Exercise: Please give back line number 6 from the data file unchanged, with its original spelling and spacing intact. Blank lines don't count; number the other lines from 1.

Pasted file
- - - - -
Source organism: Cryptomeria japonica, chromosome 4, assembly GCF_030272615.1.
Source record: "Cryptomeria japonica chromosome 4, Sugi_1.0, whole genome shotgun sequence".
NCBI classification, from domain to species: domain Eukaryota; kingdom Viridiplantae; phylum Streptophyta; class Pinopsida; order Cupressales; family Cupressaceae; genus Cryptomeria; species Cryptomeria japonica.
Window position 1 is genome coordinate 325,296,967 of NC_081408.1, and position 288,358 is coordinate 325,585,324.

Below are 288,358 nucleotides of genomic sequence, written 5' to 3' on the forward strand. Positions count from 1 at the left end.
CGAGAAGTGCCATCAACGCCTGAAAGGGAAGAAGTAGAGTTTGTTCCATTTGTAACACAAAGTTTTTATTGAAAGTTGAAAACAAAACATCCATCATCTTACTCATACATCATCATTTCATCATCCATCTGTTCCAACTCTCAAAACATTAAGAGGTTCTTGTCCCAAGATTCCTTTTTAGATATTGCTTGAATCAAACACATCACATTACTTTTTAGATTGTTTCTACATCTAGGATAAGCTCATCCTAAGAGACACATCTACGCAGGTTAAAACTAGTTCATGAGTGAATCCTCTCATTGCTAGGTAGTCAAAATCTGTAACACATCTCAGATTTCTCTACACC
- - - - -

CGAGAAGTGCCATCAACGCCTGAAAGGGAAGAAGTAGAGTTTGTTCCATTTGTAACACAAAGTTTTTATTGAAAGTTGAAAACAAAACATCCATCATCTTACTCATACATCATCATTTCATCATCCATCTGTTCCAACTCTCAAAACATTAAGAGGTTCTTGTCCCAAGATTCCTTTTTAGATATTGCTTGAATCAAACACATCACATTACTTTTTAGATTGTTTCTACATCTAGGATAAGCTCATCCTAAGAGACACATCTACGCAGGTTAAAACTAGTTCATGAGTGAATCCTCTCATTGCTAGGTAGTCAAAATCTGTAACACATCTCAGATTTCTCTACACC